On November 5th, the court sentences Saddam Hussein to death by hanging. I've already written earlier about Saddam's trial on GA. Therefore, most of the post today would deal with the idea of death penalty in general.
This is not an easy idea to live with, even with a mass murderer like Saddam (see Kriwrite's answer regarding Saddam's death toll, without counting post-1991 events!), and it is controversial in democracies, many of which have prohibited the practice.
In the United States, naturally and as well know, this is actually a well established practice. The oldest tree in New York, for example, is called The Hanging Elm, because it was used as gallows. It is currently legal in 37-39 states. However, only about 1.4% of all first degree murder cases in the US result in a death sentence; and only 10% of juries impose the death sentence when in comes to trial (see more death penality statistics gathered by Angy-ga).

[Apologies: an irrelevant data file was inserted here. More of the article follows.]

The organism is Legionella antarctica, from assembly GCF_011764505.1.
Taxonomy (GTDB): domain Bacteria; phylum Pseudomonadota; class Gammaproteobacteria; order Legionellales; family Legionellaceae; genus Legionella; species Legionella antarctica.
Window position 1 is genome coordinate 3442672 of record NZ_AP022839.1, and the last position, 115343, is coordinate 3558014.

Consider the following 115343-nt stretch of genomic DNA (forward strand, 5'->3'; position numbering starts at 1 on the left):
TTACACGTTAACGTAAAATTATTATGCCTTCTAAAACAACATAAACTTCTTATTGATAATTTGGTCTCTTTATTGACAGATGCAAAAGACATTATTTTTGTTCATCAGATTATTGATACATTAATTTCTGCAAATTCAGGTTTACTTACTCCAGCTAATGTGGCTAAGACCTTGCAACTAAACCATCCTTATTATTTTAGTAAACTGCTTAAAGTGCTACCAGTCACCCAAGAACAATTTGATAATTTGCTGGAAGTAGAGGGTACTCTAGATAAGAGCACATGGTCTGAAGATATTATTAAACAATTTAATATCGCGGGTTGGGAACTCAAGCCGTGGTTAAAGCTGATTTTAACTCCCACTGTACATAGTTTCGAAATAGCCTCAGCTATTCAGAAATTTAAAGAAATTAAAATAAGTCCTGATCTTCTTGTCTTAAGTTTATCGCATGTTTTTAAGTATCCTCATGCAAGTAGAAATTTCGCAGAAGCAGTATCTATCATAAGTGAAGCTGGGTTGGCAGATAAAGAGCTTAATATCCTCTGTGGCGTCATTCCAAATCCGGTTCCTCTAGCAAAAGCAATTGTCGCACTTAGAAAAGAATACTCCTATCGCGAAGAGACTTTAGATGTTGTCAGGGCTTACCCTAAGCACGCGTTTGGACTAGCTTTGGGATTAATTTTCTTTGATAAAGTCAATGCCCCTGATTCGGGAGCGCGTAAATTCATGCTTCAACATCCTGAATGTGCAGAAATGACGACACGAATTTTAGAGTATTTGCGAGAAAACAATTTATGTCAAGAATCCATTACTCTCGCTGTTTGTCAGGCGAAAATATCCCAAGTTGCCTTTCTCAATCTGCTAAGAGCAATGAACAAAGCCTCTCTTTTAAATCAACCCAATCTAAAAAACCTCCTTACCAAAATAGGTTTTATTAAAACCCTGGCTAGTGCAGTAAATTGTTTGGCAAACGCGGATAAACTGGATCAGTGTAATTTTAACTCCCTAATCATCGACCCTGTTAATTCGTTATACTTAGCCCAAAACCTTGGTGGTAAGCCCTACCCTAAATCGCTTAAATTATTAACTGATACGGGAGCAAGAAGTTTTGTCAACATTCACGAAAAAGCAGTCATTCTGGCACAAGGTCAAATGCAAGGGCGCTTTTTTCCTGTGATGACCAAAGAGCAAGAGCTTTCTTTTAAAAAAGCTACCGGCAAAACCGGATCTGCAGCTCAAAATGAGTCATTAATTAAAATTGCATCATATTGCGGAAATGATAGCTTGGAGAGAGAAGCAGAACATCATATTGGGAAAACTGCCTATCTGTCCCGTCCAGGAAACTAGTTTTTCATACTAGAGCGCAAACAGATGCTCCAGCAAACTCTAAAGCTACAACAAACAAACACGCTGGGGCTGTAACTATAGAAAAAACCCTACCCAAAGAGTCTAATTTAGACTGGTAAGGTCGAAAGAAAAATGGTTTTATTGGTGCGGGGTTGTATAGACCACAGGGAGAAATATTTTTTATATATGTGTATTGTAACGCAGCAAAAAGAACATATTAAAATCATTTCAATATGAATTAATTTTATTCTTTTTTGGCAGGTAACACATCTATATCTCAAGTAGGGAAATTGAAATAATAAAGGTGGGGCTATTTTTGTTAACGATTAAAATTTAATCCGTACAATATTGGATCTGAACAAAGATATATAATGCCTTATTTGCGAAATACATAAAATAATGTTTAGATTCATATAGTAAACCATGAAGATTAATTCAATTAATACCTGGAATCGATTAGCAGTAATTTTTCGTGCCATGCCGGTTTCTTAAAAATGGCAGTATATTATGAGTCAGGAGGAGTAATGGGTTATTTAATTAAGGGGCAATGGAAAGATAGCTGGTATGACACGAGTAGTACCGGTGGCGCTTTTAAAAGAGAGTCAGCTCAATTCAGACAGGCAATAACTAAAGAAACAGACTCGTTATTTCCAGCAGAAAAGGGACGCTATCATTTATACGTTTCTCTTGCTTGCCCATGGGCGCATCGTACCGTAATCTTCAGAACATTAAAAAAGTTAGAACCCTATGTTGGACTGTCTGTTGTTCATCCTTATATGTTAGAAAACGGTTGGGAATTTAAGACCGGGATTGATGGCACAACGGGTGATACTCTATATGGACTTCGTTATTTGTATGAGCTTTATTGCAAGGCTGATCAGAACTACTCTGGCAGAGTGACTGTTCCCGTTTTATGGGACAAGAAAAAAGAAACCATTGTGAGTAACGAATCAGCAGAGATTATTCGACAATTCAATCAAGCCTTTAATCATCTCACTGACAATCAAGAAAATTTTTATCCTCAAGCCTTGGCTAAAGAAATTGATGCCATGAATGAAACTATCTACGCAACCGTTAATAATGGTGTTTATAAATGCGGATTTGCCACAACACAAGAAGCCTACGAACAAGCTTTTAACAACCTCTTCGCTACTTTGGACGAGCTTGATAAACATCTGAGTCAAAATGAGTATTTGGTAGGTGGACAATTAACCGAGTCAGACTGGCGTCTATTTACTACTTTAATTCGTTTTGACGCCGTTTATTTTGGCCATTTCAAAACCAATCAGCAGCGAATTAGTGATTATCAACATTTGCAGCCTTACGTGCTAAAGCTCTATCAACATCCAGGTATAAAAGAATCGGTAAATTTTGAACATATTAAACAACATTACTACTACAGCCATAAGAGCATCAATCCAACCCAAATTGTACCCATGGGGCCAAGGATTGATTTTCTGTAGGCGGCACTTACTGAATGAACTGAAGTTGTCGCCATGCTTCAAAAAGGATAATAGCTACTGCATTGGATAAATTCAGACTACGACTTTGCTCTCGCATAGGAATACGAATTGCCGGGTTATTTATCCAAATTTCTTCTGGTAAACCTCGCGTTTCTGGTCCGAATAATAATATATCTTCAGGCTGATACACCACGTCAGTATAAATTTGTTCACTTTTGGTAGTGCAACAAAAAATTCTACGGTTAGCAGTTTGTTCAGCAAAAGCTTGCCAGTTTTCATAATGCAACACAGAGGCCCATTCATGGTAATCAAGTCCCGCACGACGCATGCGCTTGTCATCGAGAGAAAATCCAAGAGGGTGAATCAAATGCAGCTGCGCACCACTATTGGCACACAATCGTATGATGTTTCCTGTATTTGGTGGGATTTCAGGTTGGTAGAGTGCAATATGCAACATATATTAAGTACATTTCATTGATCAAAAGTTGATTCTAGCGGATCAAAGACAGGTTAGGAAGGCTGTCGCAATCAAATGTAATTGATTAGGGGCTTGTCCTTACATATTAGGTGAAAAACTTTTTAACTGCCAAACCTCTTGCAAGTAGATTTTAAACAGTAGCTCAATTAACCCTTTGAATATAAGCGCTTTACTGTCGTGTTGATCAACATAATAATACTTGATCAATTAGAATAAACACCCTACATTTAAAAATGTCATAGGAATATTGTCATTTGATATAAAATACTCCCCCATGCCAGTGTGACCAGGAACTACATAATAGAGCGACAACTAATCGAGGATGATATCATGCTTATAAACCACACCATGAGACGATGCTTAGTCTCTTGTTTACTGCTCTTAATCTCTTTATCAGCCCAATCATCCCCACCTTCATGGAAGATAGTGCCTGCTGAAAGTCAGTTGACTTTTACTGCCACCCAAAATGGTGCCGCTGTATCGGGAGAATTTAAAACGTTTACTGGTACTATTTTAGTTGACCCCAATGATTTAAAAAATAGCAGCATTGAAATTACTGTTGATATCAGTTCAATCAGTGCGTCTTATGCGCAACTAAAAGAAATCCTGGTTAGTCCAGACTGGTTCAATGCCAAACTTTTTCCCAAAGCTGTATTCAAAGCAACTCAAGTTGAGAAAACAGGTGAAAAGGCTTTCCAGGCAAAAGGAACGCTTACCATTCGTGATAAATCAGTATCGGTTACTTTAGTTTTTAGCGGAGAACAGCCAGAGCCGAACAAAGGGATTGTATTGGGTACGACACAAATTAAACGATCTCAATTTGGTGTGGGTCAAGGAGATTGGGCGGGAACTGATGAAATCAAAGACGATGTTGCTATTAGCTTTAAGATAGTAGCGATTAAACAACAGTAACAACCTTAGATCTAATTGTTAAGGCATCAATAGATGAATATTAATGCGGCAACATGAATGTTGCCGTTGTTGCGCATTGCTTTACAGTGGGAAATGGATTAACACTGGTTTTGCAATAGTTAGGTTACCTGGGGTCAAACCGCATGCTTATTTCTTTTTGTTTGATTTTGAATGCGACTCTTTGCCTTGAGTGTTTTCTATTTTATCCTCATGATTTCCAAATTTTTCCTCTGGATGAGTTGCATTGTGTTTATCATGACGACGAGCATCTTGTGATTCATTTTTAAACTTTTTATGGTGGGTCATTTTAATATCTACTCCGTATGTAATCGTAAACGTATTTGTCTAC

There several social issues regarding this, like race (tutuzdad answered the question whether a white prisoner has ever been executed for killing a non-White person); the possibility of innocent persons being executed (sixteen such innocent persons have been executed in the United States since the 1970s). Naturally, there is also the question of coping and living with a death penality not to mention, again, the moral issue of taking another person's life. Here, it is interesting to note that 72.5% of the Americans who oppose abortions ("pro life") support the death penalty. The cost of prosecution, whether or not to ask for the death penalty or not, however, is not an issue.
It could be worse. As Keystroke notes regarding Singapore, some countries impose death penality also on crimes that are not murder.